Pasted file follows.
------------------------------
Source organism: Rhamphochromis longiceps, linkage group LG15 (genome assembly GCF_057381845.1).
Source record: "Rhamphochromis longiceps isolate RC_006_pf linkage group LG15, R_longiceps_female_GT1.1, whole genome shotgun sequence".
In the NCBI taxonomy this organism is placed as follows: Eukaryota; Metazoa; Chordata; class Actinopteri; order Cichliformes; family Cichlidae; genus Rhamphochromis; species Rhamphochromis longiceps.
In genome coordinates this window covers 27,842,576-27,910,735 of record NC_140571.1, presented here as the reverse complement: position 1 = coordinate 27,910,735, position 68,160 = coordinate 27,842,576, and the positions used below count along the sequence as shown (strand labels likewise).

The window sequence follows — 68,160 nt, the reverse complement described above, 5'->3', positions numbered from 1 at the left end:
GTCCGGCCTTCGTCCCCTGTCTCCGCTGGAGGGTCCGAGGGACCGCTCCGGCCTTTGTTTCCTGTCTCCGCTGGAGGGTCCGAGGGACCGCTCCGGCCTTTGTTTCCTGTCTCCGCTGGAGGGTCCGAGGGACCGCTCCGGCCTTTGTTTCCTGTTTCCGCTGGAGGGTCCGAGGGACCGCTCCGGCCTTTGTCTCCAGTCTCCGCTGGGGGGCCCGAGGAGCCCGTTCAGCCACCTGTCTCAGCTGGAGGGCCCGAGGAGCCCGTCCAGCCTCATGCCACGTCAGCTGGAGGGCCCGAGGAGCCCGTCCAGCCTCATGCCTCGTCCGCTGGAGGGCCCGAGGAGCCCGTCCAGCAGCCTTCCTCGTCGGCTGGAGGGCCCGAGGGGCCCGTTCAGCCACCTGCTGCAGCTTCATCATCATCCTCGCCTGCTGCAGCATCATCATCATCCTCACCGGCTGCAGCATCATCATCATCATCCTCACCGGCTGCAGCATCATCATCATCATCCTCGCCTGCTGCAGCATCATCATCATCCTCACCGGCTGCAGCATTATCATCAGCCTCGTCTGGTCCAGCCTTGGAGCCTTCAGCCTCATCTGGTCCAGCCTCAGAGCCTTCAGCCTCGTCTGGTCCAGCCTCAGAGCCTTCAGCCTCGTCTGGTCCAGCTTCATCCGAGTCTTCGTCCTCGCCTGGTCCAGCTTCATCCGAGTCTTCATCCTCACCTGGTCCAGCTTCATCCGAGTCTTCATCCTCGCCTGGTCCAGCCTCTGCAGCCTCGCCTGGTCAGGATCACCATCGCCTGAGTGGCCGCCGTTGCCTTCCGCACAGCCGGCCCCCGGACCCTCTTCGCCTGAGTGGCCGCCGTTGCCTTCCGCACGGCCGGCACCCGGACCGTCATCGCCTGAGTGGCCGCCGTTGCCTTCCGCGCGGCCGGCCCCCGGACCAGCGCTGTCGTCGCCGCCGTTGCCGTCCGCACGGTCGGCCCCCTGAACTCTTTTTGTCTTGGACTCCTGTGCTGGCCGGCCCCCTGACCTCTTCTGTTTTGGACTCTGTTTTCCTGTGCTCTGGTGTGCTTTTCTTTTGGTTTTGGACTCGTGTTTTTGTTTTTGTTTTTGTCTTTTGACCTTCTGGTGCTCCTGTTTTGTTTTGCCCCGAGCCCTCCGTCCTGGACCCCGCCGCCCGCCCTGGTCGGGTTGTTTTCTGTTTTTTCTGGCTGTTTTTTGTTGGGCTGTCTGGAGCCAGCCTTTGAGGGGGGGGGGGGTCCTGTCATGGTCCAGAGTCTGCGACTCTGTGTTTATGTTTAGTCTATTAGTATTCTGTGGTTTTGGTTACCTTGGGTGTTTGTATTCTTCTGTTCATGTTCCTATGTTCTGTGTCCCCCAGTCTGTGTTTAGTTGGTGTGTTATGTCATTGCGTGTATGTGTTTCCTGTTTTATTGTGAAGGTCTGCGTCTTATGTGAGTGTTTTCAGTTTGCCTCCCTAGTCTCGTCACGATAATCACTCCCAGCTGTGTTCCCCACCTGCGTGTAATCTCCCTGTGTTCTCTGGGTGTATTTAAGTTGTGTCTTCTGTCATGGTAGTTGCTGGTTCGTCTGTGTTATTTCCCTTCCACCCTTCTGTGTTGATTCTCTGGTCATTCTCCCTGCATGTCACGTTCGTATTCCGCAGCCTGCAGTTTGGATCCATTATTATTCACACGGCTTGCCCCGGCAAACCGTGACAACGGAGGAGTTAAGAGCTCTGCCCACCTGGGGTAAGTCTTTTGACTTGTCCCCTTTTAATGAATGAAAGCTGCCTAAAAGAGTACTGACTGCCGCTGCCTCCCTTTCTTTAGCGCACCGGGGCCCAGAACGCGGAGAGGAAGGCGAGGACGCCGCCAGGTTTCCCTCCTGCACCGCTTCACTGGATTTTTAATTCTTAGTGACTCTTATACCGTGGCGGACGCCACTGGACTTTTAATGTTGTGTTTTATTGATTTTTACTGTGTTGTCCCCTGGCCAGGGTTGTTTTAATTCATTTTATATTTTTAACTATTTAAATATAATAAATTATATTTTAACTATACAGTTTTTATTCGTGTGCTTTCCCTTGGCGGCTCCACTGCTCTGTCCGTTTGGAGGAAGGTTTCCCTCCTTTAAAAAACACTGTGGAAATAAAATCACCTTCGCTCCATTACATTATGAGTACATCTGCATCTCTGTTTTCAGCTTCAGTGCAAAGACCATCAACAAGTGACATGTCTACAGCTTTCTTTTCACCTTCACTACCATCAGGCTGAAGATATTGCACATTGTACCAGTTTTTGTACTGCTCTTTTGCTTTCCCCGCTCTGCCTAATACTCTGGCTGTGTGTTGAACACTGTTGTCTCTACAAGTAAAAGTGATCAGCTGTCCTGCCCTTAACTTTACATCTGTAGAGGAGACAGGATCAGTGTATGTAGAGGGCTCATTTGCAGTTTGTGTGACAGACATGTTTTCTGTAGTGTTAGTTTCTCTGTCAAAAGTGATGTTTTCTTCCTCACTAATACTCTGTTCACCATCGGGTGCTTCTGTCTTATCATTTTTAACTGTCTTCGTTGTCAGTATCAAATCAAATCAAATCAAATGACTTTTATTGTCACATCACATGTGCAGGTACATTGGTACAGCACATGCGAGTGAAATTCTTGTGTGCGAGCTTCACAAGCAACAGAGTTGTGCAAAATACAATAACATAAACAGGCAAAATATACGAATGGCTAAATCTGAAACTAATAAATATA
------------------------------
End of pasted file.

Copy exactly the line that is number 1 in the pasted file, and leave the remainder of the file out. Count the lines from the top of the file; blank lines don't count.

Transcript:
Source organism: Rhamphochromis longiceps, linkage group LG15 (genome assembly GCF_057381845.1).